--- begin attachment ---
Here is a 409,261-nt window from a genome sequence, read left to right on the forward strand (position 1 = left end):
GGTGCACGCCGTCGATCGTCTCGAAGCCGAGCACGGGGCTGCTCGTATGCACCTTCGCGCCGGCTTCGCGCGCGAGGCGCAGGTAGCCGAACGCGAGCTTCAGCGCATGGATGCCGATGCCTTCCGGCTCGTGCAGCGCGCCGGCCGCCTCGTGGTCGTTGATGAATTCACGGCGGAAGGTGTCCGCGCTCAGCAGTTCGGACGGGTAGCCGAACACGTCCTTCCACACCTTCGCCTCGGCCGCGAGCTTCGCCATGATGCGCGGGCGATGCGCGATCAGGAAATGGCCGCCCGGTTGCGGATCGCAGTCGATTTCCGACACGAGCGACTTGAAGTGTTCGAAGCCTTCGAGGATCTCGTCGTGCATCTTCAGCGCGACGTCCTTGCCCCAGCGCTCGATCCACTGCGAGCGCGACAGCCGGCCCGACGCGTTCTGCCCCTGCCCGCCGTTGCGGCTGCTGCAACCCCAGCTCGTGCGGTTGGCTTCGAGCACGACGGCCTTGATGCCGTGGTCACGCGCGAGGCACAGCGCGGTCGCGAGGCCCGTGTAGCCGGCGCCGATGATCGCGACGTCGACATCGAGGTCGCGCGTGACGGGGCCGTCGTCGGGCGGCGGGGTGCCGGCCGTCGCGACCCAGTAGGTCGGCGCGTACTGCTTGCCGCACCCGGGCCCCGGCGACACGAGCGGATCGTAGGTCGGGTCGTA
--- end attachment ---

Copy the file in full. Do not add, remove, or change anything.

Here is a 409,261-nt window from a genome sequence, read left to right on the forward strand (position 1 = left end):
GGTGCACGCCGTCGATCGTCTCGAAGCCGAGCACGGGGCTGCTCGTATGCACCTTCGCGCCGGCTTCGCGCGCGAGGCGCAGGTAGCCGAACGCGAGCTTCAGCGCATGGATGCCGATGCCTTCCGGCTCGTGCAGCGCGCCGGCCGCCTCGTGGTCGTTGATGAATTCACGGCGGAAGGTGTCCGCGCTCAGCAGTTCGGACGGGTAGCCGAACACGTCCTTCCACACCTTCGCCTCGGCCGCGAGCTTCGCCATGATGCGCGGGCGATGCGCGATCAGGAAATGGCCGCCCGGTTGCGGATCGCAGTCGATTTCCGACACGAGCGACTTGAAGTGTTCGAAGCCTTCGAGGATCTCGTCGTGCATCTTCAGCGCGACGTCCTTGCCCCAGCGCTCGATCCACTGCGAGCGCGACAGCCGGCCCGACGCGTTCTGCCCCTGCCCGCCGTTGCGGCTGCTGCAACCCCAGCTCGTGCGGTTGGCTTCGAGCACGACGGCCTTGATGCCGTGGTCACGCGCGAGGCACAGCGCGGTCGCGAGGCCCGTGTAGCCGGCGCCGATGATCGCGACGTCGACATCGAGGTCGCGCGTGACGGGGCCGTCGTCGGGCGGCGGGGTGCCGGCCGTCGCGACCCAGTAGGTCGGCGCGTACTGCTTGCCGCACCCGGGCCCCGGCGACACGAGCGGATCGTAGGTCGGGTCGTA